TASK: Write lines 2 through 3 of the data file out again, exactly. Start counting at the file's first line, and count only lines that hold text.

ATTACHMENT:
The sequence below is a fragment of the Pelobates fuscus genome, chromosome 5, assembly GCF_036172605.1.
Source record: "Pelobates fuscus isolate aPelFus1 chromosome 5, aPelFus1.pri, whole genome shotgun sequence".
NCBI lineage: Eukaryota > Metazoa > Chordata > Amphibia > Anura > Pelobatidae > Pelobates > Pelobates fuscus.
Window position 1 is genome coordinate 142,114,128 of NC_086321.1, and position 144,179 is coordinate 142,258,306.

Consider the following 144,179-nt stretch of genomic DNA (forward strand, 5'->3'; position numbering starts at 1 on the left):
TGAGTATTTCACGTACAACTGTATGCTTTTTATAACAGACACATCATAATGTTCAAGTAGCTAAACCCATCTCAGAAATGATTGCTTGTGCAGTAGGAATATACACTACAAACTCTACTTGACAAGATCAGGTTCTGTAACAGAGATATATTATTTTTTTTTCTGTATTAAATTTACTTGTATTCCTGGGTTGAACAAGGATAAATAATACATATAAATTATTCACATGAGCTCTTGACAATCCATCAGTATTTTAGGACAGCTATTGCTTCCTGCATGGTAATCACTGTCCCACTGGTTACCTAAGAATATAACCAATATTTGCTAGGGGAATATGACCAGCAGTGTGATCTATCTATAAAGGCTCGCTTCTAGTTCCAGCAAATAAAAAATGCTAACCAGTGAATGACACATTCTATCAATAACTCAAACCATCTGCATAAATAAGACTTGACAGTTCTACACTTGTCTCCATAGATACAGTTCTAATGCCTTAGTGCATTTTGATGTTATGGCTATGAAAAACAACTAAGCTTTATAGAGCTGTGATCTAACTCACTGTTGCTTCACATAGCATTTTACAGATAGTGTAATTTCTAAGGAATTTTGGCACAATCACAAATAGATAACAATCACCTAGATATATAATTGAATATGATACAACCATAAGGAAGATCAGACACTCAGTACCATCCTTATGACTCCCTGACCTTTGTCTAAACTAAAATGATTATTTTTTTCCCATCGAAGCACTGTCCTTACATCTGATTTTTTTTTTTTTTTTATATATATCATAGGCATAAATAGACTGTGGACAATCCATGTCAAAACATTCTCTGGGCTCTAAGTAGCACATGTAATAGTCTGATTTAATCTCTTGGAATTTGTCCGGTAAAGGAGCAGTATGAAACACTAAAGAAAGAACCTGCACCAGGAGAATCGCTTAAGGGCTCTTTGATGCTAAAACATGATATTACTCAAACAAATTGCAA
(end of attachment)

Source record: "Pelobates fuscus isolate aPelFus1 chromosome 5, aPelFus1.pri, whole genome shotgun sequence".
NCBI lineage: Eukaryota > Metazoa > Chordata > Amphibia > Anura > Pelobatidae > Pelobates > Pelobates fuscus.